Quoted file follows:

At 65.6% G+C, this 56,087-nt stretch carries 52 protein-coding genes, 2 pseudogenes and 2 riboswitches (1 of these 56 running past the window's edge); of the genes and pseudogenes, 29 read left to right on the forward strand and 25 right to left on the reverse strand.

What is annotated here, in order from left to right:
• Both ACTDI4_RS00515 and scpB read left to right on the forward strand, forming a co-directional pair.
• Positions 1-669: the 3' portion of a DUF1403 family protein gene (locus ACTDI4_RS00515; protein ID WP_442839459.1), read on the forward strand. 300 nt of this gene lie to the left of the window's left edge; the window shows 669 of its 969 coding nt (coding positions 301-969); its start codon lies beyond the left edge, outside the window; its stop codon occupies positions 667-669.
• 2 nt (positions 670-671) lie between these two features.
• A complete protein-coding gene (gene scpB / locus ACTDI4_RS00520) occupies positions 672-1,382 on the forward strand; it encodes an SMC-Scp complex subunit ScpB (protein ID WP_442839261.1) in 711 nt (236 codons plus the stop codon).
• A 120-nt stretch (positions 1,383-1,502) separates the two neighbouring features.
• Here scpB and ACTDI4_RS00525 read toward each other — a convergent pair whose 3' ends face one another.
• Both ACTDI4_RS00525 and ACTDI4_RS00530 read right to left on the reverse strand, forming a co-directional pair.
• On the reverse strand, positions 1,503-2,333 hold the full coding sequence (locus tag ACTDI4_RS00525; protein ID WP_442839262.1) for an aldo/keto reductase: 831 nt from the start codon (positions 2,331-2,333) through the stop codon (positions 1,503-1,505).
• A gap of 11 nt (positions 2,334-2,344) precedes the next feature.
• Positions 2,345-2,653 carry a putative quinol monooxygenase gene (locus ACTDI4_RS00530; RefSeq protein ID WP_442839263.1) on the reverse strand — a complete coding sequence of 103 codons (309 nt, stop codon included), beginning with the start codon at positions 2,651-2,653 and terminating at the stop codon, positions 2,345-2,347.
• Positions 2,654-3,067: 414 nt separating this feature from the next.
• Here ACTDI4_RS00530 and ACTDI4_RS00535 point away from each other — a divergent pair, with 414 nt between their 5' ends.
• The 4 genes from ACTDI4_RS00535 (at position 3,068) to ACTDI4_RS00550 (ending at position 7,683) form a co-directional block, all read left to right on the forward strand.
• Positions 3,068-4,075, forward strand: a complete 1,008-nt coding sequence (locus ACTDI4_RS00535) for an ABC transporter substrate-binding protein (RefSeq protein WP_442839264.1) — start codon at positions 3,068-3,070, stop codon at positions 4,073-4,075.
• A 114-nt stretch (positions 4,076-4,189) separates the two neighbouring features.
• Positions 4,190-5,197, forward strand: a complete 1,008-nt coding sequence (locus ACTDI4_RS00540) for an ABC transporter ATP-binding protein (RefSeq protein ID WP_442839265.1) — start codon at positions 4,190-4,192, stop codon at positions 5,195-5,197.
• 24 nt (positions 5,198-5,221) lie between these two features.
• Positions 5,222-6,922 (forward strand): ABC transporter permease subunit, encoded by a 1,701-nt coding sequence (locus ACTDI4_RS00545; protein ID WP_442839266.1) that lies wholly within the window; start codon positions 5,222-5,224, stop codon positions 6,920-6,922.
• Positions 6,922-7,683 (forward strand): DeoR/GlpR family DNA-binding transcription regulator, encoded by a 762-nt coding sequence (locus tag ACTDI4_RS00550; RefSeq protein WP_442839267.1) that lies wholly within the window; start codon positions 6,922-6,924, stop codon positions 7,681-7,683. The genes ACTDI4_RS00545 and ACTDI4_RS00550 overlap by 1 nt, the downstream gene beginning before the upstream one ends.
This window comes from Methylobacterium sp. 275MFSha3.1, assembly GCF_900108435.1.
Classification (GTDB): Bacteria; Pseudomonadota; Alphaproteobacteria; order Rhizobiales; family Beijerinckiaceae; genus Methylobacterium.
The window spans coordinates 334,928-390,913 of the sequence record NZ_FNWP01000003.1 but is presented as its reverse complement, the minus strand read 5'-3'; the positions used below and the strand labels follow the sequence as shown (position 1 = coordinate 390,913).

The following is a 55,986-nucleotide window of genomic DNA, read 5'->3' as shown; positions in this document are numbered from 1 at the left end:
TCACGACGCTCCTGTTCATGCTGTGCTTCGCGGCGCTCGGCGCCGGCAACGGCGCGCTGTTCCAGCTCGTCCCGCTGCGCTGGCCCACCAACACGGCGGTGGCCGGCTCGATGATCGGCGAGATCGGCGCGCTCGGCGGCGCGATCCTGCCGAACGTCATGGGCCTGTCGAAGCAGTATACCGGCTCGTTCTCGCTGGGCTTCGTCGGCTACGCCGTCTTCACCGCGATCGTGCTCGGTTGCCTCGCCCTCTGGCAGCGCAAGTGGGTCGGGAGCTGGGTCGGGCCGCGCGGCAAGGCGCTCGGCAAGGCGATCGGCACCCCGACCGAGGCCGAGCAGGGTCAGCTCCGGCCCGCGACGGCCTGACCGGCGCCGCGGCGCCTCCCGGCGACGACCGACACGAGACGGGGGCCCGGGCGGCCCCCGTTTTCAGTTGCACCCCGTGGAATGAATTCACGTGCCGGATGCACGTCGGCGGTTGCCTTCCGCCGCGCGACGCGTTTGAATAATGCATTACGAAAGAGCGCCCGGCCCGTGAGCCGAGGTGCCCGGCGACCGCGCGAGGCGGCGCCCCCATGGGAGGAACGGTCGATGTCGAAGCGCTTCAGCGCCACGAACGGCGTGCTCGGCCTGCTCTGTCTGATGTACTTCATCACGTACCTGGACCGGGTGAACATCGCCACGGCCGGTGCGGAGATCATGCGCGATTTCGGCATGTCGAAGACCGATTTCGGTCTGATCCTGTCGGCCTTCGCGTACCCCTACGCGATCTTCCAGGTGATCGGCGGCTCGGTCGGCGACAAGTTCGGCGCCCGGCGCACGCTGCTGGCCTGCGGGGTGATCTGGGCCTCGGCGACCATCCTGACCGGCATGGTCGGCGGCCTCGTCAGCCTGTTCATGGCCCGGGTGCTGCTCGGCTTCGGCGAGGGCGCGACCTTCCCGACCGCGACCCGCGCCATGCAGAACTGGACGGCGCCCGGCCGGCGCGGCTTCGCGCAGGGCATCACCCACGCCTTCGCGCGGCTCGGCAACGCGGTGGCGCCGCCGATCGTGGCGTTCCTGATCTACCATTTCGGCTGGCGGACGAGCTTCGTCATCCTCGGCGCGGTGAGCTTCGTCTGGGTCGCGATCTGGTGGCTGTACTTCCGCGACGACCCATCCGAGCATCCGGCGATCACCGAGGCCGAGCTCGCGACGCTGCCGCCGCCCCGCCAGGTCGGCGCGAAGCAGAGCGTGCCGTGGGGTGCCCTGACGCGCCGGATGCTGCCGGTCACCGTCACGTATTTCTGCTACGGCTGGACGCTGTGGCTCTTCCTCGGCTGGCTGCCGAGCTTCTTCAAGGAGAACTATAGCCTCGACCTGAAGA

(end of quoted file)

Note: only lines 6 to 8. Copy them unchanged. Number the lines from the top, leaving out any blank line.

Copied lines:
• A complete protein-coding gene (gene scpB / locus ACTDI4_RS00520) occupies positions 672-1,382 on the forward strand; it encodes an SMC-Scp complex subunit ScpB (protein ID WP_442839261.1) in 711 nt (236 codons plus the stop codon).
• A 120-nt stretch (positions 1,383-1,502) separates the two neighbouring features.
• Here scpB and ACTDI4_RS00525 read toward each other — a convergent pair whose 3' ends face one another.